From Mérida, Martha and I wish you all a Happy New Year!
We want to thank each of you, our blessed supporters, for your faithfulness during the past year. Additionally we want to thank the staff of The Antioch Partners, our sending agency, who take care of our insurance, tax and budgeting needs so we can focus on our ministry, and the team of The Outreach Foundation which supports theological education and leadership development around the world. May your cup overflow with the grace of the Lord.
This year we are also especially grateful to have Guillen with us. There were some scary weeks while he was in the hospital, six weeks in neo-natal intensive care.
The “Centre Presbytérien d’Amour des Jeunes” (CPAJ) is a faith based non-profit organization working under the authority of the Presbyterian Church in Rwanda. Started in 1998, CPAJ has a vision of reducing the social-economic vulnerability of children and their families/guardians. CPAJ focuses mainly on improving the well-being and developing life skills of children and youth from the most disadvantaged groups in Rwanda through mainstream education and skills (vocational) training.
The Current Situation of CPAJ In 2016, 51 street children came through CPAJ – 46 have been reintegrated either with their families or with foster families. CPAJ now has 36 children in residence,
The University Student Ministry of the Mekane Yesus Church (EECMY) ministers to students on many campuses by gathering them in small discipleship groups for training and growth. In collaboration with the EECMY congregation closest to each campus, USM facilitates leadership development and Christian growth conferences as well as Christian education activities. Seminars led by different experts are also held at each campus.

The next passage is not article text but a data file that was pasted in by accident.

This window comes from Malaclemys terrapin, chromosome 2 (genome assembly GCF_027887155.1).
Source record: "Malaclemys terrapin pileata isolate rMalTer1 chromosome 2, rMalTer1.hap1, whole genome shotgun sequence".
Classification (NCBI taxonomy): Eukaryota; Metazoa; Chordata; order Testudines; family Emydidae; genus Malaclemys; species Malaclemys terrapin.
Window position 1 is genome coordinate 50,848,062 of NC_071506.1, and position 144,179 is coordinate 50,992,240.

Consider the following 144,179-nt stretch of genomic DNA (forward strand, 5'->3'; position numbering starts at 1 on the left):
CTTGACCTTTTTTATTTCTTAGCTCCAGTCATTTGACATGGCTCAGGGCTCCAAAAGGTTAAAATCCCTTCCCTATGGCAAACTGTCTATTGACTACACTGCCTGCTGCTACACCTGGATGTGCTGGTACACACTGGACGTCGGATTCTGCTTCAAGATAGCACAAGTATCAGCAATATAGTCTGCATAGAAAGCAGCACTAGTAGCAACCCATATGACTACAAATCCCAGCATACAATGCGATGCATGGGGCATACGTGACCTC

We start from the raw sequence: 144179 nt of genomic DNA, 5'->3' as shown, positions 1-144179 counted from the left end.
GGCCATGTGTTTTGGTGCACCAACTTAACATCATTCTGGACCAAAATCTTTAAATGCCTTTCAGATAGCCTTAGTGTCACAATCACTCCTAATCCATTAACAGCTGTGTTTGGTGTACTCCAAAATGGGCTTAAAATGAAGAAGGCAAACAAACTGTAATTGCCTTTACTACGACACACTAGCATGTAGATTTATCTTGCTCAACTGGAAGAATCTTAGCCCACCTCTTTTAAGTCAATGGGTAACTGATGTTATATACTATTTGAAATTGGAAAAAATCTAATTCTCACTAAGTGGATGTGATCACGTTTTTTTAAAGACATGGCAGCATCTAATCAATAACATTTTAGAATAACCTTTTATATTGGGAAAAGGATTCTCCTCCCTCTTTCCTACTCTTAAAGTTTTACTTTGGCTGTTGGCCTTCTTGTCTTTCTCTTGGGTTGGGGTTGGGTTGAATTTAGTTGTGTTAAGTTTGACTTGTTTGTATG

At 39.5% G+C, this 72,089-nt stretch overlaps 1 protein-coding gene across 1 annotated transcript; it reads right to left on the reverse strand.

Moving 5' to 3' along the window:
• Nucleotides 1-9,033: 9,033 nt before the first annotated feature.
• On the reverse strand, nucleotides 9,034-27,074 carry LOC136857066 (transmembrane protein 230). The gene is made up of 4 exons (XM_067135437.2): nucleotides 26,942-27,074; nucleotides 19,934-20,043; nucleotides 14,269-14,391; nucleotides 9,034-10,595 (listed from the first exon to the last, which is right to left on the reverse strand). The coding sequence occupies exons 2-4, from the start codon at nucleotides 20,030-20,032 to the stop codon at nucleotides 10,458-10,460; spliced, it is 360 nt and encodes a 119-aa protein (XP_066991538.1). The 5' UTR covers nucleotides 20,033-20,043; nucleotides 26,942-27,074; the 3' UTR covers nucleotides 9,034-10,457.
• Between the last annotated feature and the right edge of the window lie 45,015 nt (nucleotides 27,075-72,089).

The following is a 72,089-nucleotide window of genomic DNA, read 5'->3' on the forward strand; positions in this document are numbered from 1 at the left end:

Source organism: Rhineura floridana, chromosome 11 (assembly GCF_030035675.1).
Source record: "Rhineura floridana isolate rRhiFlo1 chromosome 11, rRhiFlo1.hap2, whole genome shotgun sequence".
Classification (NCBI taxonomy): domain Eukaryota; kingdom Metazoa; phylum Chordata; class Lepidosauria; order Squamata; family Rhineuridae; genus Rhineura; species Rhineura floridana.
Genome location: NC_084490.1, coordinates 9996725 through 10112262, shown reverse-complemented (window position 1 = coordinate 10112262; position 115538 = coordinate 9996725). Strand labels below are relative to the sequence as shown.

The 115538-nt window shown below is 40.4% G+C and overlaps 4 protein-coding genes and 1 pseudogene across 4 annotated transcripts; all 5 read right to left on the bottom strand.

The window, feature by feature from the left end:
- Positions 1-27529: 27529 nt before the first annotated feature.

A female student network established by the Mekele EECMY congregation brings female Christian students from Mekele University in to share experiences, opportunities and challenges. Training is given on topics
There are 1.1 million Syrian refugees in Lebanon, many of whom have been living in tents in dismal camps for years – and 60% of them are children. In a country of only four million, the Lebanese public schools are able to accommodate just a fraction of these Syrian refugee children. And so, in late 2015, the National Evangelical [Presbyterian] Synod of Syria and Lebanon came up with a vision: open a school for 200 of these children and offer them the Syrian curriculum so that they could both build upon their previous education and be prepared to return to their “normal schools” once the war was
Traveling to Cuba seems to be “in style” these days. With the easing of historically imposed restrictions by our government and the ensuing re-establishment of airline operations, the island is drawing increasing numbers of visitors from the U.S. Being here gives you a sense of the fast pace with which change is taking place: More and more of the architecture of the capital is now illuminated in ways that highlight its impressive contours, appealing restaurants are proliferating, newly installed digital screens announce the cultural offerings and the emblematic cabs from the 50’s and 60’s are now joined by a considerable number of recent models.
We were five pastors and five lay leaders who came from Oregon, Indiana, Nebraska, California, Tennessee, Georgia and Alabama. As the team leader, I was the only person who had actually met everyone before we gathered in Lebanon and then headed into Syria for 10 days and 9 nights to meet with congregations and pastors of the National Evangelical (Presbyterian) Church. On either side of our time in Syria, we spent days in Lebanon meeting with Outreach Foundation partners who are doing ministry with Syrian refugees, or, as is the case with Near East School of Theology, training the next generation of leaders to serve the Church in Syria. The ten of us quickly became a family,